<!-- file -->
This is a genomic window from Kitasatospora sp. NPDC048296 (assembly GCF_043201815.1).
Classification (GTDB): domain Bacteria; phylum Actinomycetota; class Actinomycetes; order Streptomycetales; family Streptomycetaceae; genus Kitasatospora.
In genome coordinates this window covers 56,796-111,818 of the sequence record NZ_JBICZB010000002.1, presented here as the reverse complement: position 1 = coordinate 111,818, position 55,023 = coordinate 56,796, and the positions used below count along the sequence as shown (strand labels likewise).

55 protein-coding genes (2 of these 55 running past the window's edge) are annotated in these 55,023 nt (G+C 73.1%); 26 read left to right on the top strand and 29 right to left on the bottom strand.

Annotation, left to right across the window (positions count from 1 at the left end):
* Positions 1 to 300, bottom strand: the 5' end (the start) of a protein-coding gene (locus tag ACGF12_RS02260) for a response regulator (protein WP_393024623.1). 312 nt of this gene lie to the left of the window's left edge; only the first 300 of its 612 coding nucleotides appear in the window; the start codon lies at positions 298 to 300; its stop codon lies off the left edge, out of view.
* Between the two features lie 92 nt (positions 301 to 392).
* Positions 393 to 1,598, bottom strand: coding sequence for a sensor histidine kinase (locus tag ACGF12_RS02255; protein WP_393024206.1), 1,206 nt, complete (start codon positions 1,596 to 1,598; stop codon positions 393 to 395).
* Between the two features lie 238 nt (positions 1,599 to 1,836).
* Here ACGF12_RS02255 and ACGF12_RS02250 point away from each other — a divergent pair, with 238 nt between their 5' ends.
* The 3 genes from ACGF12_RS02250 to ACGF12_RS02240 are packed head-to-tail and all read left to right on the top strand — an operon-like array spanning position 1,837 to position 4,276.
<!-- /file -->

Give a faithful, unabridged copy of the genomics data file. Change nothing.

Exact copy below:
This is a genomic window from Kitasatospora sp. NPDC048296 (assembly GCF_043201815.1).
Classification (GTDB): domain Bacteria; phylum Actinomycetota; class Actinomycetes; order Streptomycetales; family Streptomycetaceae; genus Kitasatospora.
In genome coordinates this window covers 56,796-111,818 of the sequence record NZ_JBICZB010000002.1, presented here as the reverse complement: position 1 = coordinate 111,818, position 55,023 = coordinate 56,796, and the positions used below count along the sequence as shown (strand labels likewise).

55 protein-coding genes (2 of these 55 running past the window's edge) are annotated in these 55,023 nt (G+C 73.1%); 26 read left to right on the top strand and 29 right to left on the bottom strand.

Annotation, left to right across the window (positions count from 1 at the left end):
* Positions 1 to 300, bottom strand: the 5' end (the start) of a protein-coding gene (locus tag ACGF12_RS02260) for a response regulator (protein WP_393024623.1). 312 nt of this gene lie to the left of the window's left edge; only the first 300 of its 612 coding nucleotides appear in the window; the start codon lies at positions 298 to 300; its stop codon lies off the left edge, out of view.
* Between the two features lie 92 nt (positions 301 to 392).
* Positions 393 to 1,598, bottom strand: coding sequence for a sensor histidine kinase (locus tag ACGF12_RS02255; protein WP_393024206.1), 1,206 nt, complete (start codon positions 1,596 to 1,598; stop codon positions 393 to 395).
* Between the two features lie 238 nt (positions 1,599 to 1,836).
* Here ACGF12_RS02255 and ACGF12_RS02250 point away from each other — a divergent pair, with 238 nt between their 5' ends.
* The 3 genes from ACGF12_RS02250 to ACGF12_RS02240 are packed head-to-tail and all read left to right on the top strand — an operon-like array spanning position 1,837 to position 4,276.